Since it started pressing its claims to little reefs and rocks, and feuding with other countries over fishing rights, Beijing has sought to keep the argument from being “internationalized,” preferring to deal with its smaller neighbors on a one-to-one basis. China has regularly worked to keep the South China Sea disputes off the agenda at biannual meetings of the Association of Southeast Asian Nations, which includes many of the countries with which Beijing is butting heads, especially the Philippines and Vietnam.

    But China’s intransigence on sovereignty and territorial issues, coupled with an increasingly aggressive deployment of muscled-up coast guard ships, a rapidly modernizing navy, and a building spree on reclaimed reefs, has driven many of those Southeast Asian countries closer to the United States. Washington, for example, just ended a ban on the sale of U.S. weapons to Vietnam and has redoubled defense ties with the Philippines.
    Other Asian countries are also worried about China’s activities. Japan last year said it would consider carrying out naval patrols in the South China Sea, even though Tokyo and Beijing have their own heated dispute in the East China Sea. This year, India has become increasingly vocal about the challenge China poses to free navigation in the Western Pacific.
    And now, with France’s comments, even European nations are advocating a more muscular response to Chinese encroachment. For France and Europe, said Le Drian, it’s not just about protecting economic and trade interests in the region. It’s also about upholding the international order and rule of law.
    Le Drian said he would soon provide more details on his proposal for regular patrols by European navies.

    The timing of the French defense minister’s remarks was no accident. An international court in The Hague is due to rule this month on a long-running dispute between China and the Philippines, and Beijing has rejected the tribunal’s authority while lobbying other governments to back its view. The Permanent Court of Arbitration is expected to rule against China, and Washington has been calling on Beijing to abide by the results of the decision.
    “More EU involvement in the South China Sea is something the United States has hoped to see for quite a while now,” Mira Rapp-Hooper, a senior fellow at the Center for a New American Security, told Foreign Policy.

    “The timing of the French call may also mean that we see European Union governments come out in vocal support of the Hague decision in a few weeks,” she said.

    France’s involvement in the Asia-Pacific region hasn’t been purely theoretical. It inked a $40 billion deal this year to sell advanced submarines to Australia, citing increased fears over the region’s security, and called for a greater French presence around its colonial possessions in the Southern Pacific.


    Le Drian’s words over the weekend also offer a reminder that while China is trying to parlay its growing economic might in Europe into diplomatic dividends, some European heavyweights are still ready to push back against Beijing.
    Chinese leaders want to overcome what they call a “century of humiliation,” which started with European naval imperialism in the Opium Wars of the 19th century and lasted through the end of the Chinese Civil War in 1949. But, ironically, their actions appear to be forcing European gunboats to again steam for the South China Sea.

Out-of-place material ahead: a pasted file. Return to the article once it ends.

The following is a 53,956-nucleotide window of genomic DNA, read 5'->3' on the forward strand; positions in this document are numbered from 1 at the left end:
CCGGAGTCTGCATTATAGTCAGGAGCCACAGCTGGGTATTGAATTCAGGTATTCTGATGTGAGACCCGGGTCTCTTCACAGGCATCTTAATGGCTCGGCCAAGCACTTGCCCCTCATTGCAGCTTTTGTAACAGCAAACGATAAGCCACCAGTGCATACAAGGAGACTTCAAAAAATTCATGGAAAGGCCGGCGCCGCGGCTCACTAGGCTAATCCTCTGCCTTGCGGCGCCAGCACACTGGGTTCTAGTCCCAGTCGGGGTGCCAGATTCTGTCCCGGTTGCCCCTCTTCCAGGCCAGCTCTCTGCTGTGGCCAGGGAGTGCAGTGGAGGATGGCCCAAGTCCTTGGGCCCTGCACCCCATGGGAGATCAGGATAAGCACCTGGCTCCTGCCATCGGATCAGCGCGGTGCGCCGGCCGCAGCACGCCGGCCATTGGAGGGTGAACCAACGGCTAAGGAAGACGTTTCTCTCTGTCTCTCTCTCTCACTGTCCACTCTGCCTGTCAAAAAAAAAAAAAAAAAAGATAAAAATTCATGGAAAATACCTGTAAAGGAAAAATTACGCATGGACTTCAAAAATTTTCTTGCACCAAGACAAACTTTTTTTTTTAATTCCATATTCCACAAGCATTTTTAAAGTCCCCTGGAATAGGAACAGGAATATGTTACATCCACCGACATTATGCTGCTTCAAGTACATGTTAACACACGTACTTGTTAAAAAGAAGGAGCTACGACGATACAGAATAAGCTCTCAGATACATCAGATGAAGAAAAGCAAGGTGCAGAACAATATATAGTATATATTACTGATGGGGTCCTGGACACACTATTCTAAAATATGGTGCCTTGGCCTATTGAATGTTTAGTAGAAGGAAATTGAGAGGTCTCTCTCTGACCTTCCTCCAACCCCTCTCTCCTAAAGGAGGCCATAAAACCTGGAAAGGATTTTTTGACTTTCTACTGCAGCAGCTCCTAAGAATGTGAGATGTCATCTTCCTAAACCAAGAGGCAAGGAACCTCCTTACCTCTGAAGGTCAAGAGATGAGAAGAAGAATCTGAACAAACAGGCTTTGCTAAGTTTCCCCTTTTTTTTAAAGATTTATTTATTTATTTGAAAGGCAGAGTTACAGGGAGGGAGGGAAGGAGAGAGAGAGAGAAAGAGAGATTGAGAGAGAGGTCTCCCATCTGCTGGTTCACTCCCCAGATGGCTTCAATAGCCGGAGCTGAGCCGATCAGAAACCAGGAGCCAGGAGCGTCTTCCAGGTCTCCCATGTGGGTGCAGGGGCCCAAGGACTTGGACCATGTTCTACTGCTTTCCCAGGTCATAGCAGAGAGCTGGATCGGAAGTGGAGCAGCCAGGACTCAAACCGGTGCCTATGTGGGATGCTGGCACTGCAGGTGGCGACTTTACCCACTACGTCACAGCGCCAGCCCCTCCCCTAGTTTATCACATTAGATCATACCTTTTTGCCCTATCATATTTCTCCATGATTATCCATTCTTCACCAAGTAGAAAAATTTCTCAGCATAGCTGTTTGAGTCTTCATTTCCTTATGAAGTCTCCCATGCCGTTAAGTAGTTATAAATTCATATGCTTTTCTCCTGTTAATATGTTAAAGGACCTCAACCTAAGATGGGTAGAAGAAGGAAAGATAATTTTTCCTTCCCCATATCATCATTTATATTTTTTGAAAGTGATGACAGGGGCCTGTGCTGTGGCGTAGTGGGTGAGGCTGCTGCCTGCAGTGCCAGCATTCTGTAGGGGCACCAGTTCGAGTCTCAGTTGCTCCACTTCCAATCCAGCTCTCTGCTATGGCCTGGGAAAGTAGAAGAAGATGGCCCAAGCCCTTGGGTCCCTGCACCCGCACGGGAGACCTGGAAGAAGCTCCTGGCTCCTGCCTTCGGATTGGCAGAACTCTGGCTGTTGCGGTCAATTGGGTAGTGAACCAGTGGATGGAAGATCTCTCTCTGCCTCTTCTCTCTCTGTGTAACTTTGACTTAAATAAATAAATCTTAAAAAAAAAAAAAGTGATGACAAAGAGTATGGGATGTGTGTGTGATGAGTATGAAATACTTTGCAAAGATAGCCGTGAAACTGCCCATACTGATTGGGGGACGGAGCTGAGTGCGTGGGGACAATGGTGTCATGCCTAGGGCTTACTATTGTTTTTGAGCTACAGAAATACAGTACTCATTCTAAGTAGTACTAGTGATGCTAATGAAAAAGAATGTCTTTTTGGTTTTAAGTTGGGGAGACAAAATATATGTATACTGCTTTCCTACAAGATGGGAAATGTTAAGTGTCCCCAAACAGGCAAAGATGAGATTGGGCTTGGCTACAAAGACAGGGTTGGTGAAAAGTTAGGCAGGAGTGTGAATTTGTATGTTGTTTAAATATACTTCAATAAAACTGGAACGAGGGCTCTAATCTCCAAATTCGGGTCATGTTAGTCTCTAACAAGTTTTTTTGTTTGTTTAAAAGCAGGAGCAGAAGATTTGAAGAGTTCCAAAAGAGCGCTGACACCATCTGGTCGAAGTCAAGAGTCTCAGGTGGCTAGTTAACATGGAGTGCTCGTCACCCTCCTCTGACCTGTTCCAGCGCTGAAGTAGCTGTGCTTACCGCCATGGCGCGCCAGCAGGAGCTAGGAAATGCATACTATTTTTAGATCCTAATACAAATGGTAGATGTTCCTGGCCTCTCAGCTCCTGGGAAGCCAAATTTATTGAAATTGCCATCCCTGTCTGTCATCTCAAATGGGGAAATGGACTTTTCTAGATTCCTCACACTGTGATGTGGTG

Source>>
     
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  9. LETHALFORCE

    LETHALFORCE Moderator Moderator

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  10. tsunami

    tsunami Regular Member

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    Modi is no mood to take support of China on NSG
     
  11. Indx TechStyle

    Indx TechStyle Perfaarmance Naarmal Senior Member

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    Asif China will support us even if we rule these exercises out? :dude:
     
  12. LETHALFORCE

    LETHALFORCE Moderator Moderator

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    Did they support before the exercises? They were busy giving nukes to pak and still giving today


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  13. tsunami

    tsunami Regular Member

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    Does china have a veto on it? Or all 48 countries have it?
     
  14. Indx TechStyle

    Indx TechStyle Perfaarmance Naarmal Senior Member

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    No matter for rest of 47.
    But China alone will veto it, appease them or not.
    They no very well to keep India on check.
     
  15. tsunami

    tsunami Regular Member

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    But how voting procedure works in NSG?
     
  16. tsunami

    tsunami Regular Member

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    http://www.idsa.in/issuebrief/IndiaandNSG_gbalachandran_230513

     
  17. Indx TechStyle

    Indx TechStyle Perfaarmance Naarmal Senior Member

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    I guess same as that of UNSC. :(
     
  18. HariPrasad-1

    HariPrasad-1 Senior Member Senior Member

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  19. tsunami

    tsunami Regular Member

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    You want Russians to participate with US and Japan for containing China :confused1:
     
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  20. LETHALFORCE

    LETHALFORCE Moderator Moderator

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    It is unlikely Russia would be ever included. Russia hopes for China to be an ally while China extracts benefits from Both
    communist and capitalist world (all
    Money from evil capitalist countries)


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  21. rishivashista13

    rishivashista13 Regular Member

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    As I see ,China will not supporting India in NSG at any cost . And also we can't do anything for that , ofcourse Modi is trying his best for making international pressure on China .
    It seems that India and China are not partners , they are tackling each other .